If you want to make something appear three dimensional you do not need to do too much work. Simply look for two shapes: the light shape and the shadow shape, taking care to make a clear distinction between them. There are two secrets to making this work. The first and most important, is to get the two shapes accurate, and in the right place.
This a question of drawing skills. When you get the shapes accurate the viewer’s eye fills in the rest of the details, and your subject magically looks three-dimensional.
The second secret is that whenever light falls on an object it creates a difference of value between the light and shadow planes. This value difference is larger in bright sun compared with hazy sunlight.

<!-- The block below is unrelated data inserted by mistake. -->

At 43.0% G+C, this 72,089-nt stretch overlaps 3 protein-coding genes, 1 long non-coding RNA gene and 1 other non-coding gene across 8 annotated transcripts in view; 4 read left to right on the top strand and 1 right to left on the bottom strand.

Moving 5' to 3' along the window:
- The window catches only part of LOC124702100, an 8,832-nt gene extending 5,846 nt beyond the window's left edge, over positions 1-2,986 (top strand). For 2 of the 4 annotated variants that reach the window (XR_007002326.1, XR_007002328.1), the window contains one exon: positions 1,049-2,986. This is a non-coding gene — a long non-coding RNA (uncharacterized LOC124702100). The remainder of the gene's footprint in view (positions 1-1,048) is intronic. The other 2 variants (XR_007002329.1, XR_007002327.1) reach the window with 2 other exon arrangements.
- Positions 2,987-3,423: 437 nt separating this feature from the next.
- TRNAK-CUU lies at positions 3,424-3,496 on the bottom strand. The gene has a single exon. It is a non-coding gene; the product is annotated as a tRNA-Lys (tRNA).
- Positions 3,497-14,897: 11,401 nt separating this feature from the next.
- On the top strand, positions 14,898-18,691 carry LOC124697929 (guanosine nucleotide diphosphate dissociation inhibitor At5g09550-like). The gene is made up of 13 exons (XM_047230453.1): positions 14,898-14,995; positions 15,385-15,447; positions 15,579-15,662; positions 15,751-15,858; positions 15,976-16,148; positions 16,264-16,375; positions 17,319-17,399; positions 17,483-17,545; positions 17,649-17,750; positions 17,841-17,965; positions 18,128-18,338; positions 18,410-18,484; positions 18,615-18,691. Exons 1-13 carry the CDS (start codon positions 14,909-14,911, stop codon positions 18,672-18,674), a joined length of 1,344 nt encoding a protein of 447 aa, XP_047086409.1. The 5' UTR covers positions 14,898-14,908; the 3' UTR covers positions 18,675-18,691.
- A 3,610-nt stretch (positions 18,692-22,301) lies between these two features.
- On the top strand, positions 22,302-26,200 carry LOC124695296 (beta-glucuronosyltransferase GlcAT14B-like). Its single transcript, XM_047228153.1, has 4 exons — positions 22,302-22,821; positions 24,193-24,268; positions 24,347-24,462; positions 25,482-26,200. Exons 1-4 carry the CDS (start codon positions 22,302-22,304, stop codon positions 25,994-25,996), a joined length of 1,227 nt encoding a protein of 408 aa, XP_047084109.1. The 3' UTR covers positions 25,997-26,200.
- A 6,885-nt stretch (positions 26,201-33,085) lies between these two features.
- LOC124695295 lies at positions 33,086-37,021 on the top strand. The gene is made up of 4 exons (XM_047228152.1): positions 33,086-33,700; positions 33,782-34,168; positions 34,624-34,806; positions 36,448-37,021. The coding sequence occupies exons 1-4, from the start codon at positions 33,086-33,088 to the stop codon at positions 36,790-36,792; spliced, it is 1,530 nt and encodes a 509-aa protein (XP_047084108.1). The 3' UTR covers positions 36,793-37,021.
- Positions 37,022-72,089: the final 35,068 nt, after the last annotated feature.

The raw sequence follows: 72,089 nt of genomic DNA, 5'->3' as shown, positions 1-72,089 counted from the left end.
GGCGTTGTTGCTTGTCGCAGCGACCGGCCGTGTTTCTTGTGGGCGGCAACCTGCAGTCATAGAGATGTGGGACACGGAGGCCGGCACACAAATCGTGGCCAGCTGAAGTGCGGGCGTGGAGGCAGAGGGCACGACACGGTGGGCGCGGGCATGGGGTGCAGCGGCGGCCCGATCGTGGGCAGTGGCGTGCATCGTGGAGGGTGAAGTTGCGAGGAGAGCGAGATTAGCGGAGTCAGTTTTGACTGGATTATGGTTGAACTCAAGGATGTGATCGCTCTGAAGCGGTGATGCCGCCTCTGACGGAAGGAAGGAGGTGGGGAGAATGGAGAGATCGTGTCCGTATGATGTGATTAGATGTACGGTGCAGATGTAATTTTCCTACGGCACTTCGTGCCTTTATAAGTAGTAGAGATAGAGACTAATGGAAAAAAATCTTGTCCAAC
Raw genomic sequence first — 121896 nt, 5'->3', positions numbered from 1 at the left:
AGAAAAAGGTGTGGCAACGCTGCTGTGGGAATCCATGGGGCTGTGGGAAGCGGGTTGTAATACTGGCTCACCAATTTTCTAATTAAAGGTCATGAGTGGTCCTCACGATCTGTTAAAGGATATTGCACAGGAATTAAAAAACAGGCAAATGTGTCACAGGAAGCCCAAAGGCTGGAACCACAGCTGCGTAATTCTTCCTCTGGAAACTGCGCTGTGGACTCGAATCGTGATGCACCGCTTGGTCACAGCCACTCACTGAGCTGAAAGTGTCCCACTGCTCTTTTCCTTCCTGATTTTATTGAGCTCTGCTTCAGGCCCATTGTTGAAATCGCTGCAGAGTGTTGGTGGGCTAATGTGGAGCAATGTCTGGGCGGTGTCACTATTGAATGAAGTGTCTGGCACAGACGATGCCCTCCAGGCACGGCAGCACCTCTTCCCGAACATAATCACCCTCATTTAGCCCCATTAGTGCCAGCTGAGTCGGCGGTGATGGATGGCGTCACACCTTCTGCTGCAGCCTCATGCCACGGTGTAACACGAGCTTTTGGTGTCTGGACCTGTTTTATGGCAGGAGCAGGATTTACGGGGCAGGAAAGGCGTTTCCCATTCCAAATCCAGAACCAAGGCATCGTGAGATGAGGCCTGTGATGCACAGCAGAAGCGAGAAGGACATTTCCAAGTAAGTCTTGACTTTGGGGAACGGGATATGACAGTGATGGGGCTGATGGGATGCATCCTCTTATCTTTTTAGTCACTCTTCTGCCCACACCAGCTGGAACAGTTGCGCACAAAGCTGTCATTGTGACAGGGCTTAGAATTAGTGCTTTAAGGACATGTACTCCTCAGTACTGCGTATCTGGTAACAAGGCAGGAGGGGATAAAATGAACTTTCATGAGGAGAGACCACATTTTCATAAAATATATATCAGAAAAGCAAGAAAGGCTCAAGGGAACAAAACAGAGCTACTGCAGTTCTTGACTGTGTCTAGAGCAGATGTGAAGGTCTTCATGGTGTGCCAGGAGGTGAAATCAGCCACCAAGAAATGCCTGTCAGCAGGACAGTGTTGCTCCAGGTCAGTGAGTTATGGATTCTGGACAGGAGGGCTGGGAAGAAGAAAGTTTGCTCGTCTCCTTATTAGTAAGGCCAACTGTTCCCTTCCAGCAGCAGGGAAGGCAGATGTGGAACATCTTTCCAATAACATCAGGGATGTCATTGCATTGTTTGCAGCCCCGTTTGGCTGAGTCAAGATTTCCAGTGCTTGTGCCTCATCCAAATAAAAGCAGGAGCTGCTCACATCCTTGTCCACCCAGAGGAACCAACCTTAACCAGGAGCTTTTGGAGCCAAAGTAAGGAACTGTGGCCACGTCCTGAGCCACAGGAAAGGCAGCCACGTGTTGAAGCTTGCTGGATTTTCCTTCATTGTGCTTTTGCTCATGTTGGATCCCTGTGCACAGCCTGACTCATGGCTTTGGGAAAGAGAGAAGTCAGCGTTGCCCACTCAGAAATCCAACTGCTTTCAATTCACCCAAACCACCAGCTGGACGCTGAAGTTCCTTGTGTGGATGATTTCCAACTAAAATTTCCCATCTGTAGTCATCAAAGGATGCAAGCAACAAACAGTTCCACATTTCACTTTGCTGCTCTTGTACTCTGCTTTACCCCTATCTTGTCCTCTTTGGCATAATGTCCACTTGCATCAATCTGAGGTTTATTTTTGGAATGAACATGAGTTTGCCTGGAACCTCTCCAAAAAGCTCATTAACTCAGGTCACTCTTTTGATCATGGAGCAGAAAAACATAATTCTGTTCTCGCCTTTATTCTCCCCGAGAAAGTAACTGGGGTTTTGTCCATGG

You need to get this value difference correct if you want to capture the true feeling of sunlight. I focused on just these two things in this painting I did of the Thangka Festival in China. If you get these two things right, you will be able to make things look three-dimensional with very little work!
To learn more about two-value statements, see the lessons in Workshop D of the Virtual Art Academy Apprentice Program.
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